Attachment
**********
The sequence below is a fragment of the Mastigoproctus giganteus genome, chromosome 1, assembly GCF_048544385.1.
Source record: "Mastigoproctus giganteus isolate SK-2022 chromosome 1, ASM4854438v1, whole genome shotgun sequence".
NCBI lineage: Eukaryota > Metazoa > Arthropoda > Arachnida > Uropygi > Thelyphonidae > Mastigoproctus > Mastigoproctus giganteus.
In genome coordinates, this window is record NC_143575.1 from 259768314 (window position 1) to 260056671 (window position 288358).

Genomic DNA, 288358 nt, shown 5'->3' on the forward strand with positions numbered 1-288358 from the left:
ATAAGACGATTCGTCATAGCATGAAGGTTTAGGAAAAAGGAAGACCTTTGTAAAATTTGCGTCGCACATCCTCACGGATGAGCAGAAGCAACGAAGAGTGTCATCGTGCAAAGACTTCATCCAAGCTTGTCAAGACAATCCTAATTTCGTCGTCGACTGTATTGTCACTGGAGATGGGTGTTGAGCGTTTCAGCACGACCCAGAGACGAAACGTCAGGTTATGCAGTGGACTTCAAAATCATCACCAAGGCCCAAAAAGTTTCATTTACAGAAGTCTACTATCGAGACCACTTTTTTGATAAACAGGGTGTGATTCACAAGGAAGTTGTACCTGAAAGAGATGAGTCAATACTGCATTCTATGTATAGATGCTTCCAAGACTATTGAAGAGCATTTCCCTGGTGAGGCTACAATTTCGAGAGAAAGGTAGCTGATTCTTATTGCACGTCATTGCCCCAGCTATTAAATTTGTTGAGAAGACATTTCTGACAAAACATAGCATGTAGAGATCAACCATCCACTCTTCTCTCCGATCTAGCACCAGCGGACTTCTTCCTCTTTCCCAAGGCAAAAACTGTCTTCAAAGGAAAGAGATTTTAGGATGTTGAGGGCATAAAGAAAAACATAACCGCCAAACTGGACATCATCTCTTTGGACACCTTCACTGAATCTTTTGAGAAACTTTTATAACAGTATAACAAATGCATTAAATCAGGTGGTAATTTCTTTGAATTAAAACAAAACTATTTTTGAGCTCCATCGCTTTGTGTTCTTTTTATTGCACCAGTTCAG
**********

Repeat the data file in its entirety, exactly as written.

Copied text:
The sequence below is a fragment of the Mastigoproctus giganteus genome, chromosome 1, assembly GCF_048544385.1.
Source record: "Mastigoproctus giganteus isolate SK-2022 chromosome 1, ASM4854438v1, whole genome shotgun sequence".
NCBI lineage: Eukaryota > Metazoa > Arthropoda > Arachnida > Uropygi > Thelyphonidae > Mastigoproctus > Mastigoproctus giganteus.
In genome coordinates, this window is record NC_143575.1 from 259768314 (window position 1) to 260056671 (window position 288358).

Genomic DNA, 288358 nt, shown 5'->3' on the forward strand with positions numbered 1-288358 from the left:
ATAAGACGATTCGTCATAGCATGAAGGTTTAGGAAAAAGGAAGACCTTTGTAAAATTTGCGTCGCACATCCTCACGGATGAGCAGAAGCAACGAAGAGTGTCATCGTGCAAAGACTTCATCCAAGCTTGTCAAGACAATCCTAATTTCGTCGTCGACTGTATTGTCACTGGAGATGGGTGTTGAGCGTTTCAGCACGACCCAGAGACGAAACGTCAGGTTATGCAGTGGACTTCAAAATCATCACCAAGGCCCAAAAAGTTTCATTTACAGAAGTCTACTATCGAGACCACTTTTTTGATAAACAGGGTGTGATTCACAAGGAAGTTGTACCTGAAAGAGATGAGTCAATACTGCATTCTATGTATAGATGCTTCCAAGACTATTGAAGAGCATTTCCCTGGTGAGGCTACAATTTCGAGAGAAAGGTAGCTGATTCTTATTGCACGTCATTGCCCCAGCTATTAAATTTGTTGAGAAGACATTTCTGACAAAACATAGCATGTAGAGATCAACCATCCACTCTTCTCTCCGATCTAGCACCAGCGGACTTCTTCCTCTTTCCCAAGGCAAAAACTGTCTTCAAAGGAAAGAGATTTTAGGATGTTGAGGGCATAAAGAAAAACATAACCGCCAAACTGGACATCATCTCTTTGGACACCTTCACTGAATCTTTTGAGAAACTTTTATAACAGTATAACAAATGCATTAAATCAGGTGGTAATTTCTTTGAATTAAAACAAAACTATTTTTGAGCTCCATCGCTTTGTGTTCTTTTTATTGCACCAGTTCAG